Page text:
Have you noticed that your child is especially attached to you or becomes worried and uneasy when away from you or when you say goodbye? Why are goodbyes with your child so much more emotional than you imagined? It’s possible that your child is experiencing separation anxiety.
About 4 to 5 percent of children between ages 7 and 11 are affected by separation anxiety, although it normally starts at a much younger age and progresses with time if not dealt with properly.
Separation anxiety most commonly occurs in children who have experienced a stressful or traumatic event early in life. But, there are plenty of other factors that could cause such anxiety. A child with separation anxiety may fear being alone, have recurring nightmares, wet the bed or get headaches or stomachaches from the worry. It may also affect the child’s school day — if he or she is worried about being away from the parent, he or she cannot focus on schoolwork or interacting with classmates and friends.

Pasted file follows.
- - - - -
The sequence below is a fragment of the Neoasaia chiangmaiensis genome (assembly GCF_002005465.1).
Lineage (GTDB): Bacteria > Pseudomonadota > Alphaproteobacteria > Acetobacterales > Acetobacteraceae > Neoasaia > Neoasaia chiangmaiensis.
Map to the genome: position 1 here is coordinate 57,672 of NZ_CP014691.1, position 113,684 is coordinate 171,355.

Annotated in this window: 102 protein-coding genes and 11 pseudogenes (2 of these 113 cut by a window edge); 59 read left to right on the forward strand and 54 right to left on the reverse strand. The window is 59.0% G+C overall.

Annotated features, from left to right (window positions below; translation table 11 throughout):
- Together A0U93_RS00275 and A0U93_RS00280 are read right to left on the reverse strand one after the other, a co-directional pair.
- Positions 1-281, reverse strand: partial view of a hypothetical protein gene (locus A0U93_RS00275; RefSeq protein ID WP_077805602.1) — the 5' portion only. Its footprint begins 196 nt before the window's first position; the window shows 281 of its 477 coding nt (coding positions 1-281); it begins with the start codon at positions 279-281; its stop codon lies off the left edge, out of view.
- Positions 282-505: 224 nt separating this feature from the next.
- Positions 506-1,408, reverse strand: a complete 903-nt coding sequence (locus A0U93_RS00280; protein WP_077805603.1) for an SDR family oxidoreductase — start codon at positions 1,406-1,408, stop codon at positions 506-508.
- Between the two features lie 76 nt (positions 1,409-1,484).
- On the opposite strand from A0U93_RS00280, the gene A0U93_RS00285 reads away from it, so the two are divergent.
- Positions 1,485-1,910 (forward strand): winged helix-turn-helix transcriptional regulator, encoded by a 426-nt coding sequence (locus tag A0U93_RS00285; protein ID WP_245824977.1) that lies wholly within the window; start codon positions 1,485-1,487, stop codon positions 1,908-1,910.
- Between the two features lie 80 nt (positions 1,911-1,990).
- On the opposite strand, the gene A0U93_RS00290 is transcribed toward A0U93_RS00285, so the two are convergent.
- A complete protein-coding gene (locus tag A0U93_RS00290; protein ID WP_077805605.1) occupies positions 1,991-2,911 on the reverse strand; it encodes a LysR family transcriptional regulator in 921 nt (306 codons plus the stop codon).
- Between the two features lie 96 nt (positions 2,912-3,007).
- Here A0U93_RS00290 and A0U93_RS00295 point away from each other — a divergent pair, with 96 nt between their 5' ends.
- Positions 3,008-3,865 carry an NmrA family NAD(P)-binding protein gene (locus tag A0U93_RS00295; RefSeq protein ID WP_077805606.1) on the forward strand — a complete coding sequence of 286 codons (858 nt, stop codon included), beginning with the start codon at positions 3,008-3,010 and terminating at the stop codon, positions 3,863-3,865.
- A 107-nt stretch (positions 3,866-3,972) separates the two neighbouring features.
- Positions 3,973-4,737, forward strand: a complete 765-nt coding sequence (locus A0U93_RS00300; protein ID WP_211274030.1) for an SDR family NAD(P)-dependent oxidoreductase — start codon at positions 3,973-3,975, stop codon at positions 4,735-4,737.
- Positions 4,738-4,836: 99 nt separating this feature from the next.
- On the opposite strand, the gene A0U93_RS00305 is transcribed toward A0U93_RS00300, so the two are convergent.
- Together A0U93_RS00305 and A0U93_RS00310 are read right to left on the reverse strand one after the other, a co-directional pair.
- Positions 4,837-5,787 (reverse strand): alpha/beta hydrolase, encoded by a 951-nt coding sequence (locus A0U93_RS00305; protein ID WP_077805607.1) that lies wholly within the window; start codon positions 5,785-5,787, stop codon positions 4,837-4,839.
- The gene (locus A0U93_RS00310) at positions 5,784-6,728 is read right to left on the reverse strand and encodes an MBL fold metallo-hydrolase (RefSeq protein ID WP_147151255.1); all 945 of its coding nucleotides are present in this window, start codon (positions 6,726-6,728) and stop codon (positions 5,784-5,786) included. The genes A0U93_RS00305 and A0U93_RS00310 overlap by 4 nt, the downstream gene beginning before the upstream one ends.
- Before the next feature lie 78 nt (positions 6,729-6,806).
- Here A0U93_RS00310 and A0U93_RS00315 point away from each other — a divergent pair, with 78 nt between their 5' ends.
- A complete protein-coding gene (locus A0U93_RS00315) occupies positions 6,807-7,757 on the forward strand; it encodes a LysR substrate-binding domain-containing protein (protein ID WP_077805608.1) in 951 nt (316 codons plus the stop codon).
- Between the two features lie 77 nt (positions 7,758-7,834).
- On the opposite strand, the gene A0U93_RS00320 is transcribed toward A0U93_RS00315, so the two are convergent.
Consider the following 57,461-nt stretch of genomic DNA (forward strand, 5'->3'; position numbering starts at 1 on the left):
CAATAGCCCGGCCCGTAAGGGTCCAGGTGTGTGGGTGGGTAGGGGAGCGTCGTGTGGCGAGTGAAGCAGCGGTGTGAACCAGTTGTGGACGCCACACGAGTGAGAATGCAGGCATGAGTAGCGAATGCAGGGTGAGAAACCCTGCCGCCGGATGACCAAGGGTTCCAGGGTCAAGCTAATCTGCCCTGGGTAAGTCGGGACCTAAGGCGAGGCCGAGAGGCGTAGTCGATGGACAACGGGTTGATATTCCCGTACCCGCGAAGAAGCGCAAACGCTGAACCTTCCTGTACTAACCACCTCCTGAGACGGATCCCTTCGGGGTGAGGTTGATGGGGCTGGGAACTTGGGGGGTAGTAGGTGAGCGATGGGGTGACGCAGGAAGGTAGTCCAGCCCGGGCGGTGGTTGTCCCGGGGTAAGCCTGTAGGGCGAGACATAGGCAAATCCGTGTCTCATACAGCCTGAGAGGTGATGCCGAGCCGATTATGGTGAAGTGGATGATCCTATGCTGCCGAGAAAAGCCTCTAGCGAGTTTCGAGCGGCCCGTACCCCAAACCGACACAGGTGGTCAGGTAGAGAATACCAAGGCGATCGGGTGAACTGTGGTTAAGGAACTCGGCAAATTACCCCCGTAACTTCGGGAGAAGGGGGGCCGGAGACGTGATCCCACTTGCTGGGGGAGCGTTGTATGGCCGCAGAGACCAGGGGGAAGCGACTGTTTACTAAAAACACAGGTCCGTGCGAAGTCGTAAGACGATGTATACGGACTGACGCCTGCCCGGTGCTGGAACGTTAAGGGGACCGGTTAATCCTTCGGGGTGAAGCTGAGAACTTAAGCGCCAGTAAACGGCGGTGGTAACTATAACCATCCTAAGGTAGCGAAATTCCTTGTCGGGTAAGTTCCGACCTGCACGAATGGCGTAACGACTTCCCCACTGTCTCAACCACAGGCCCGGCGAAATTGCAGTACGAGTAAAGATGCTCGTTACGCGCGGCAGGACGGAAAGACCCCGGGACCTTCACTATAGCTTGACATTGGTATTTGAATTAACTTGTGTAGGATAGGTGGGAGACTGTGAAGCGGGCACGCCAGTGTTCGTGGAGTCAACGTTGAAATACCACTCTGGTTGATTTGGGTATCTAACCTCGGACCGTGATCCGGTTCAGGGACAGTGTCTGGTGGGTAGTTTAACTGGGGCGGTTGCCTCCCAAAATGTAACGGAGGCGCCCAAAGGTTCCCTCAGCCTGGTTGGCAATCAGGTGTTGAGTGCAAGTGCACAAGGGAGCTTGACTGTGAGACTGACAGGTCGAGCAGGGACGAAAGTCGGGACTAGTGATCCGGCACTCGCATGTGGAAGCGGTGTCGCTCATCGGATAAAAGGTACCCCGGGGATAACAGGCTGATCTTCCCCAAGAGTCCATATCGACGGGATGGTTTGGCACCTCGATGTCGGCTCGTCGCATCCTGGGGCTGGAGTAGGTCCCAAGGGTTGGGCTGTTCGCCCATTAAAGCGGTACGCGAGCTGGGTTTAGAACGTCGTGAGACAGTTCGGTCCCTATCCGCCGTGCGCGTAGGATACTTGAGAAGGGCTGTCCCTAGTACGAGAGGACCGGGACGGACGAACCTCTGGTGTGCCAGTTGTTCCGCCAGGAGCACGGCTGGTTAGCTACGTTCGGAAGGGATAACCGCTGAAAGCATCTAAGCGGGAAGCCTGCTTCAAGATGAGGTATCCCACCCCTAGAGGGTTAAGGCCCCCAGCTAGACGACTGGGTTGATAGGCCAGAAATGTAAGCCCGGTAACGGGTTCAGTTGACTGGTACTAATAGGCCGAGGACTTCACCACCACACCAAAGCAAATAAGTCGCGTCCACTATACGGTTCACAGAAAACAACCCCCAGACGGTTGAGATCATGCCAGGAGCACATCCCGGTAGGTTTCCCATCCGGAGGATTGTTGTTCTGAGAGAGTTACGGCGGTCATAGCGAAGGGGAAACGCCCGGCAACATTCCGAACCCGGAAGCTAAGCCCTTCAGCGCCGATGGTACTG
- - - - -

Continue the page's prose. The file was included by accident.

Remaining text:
As a parent, it is important to recognize when your child is experiencing these or similar symptoms that hinder daily life in your family. If this is the case, it is a good idea to consult with your pediatrician or a child development specialist. These professionals can offer a variety of separation anxiety resources or even provide medication if necessary. There are plenty of options to help tackle anxiety in your child, such as:
- Maintain a healthy environment at home. It is helpful for the child to know a “goodbye ritual” or to experience practiced separations at home.
- Talk to your child. Be empathic and patient, and let the child know you care and are not judging.
- Therapy/counseling. Family and school-based therapy can help children cope with different stress environments.
Remember, separation anxiety is a serious emotional issue that causes extreme distress. Take action as soon as you can, and you and your child will be well on your way to a happy, anxiety-free life.
Parent Talk: Anxiety and Depression in Children
Join pediatric behavioral experts to discover when children’s fears, worries or sadness may be something more and when you should seek help.
Aug. 5 7 to 8:30 p.m.
Marshall Women’s Health & Education Center at Norton Suburban Hospital